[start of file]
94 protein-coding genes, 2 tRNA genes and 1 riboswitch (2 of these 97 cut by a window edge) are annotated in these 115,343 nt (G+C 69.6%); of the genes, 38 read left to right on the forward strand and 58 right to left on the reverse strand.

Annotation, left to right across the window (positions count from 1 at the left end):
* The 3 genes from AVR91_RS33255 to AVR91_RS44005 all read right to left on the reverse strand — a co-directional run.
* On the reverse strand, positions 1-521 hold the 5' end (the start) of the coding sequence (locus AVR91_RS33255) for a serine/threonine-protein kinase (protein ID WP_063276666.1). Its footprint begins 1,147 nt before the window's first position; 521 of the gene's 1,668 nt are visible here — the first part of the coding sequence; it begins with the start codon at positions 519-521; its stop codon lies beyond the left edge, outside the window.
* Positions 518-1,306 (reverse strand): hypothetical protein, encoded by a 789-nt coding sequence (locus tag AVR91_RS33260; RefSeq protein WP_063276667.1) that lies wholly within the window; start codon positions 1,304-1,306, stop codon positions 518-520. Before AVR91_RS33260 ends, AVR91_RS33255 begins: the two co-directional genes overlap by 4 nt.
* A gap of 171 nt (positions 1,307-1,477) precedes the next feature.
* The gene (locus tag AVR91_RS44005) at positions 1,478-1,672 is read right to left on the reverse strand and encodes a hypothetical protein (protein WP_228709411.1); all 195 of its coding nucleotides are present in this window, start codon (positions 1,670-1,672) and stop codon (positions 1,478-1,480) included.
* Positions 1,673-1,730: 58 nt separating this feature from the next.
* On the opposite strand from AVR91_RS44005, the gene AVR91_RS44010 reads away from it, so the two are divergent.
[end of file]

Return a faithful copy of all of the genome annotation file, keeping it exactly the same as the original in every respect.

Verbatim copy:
94 protein-coding genes, 2 tRNA genes and 1 riboswitch (2 of these 97 cut by a window edge) are annotated in these 115,343 nt (G+C 69.6%); of the genes, 38 read left to right on the forward strand and 58 right to left on the reverse strand.

Annotation, left to right across the window (positions count from 1 at the left end):
* The 3 genes from AVR91_RS33255 to AVR91_RS44005 all read right to left on the reverse strand — a co-directional run.
* On the reverse strand, positions 1-521 hold the 5' end (the start) of the coding sequence (locus AVR91_RS33255) for a serine/threonine-protein kinase (protein ID WP_063276666.1). Its footprint begins 1,147 nt before the window's first position; 521 of the gene's 1,668 nt are visible here — the first part of the coding sequence; it begins with the start codon at positions 519-521; its stop codon lies beyond the left edge, outside the window.
* Positions 518-1,306 (reverse strand): hypothetical protein, encoded by a 789-nt coding sequence (locus tag AVR91_RS33260; RefSeq protein WP_063276667.1) that lies wholly within the window; start codon positions 1,304-1,306, stop codon positions 518-520. Before AVR91_RS33260 ends, AVR91_RS33255 begins: the two co-directional genes overlap by 4 nt.
* A gap of 171 nt (positions 1,307-1,477) precedes the next feature.
* The gene (locus tag AVR91_RS44005) at positions 1,478-1,672 is read right to left on the reverse strand and encodes a hypothetical protein (protein WP_228709411.1); all 195 of its coding nucleotides are present in this window, start codon (positions 1,670-1,672) and stop codon (positions 1,478-1,480) included.
* Positions 1,673-1,730: 58 nt separating this feature from the next.
* On the opposite strand from AVR91_RS44005, the gene AVR91_RS44010 reads away from it, so the two are divergent.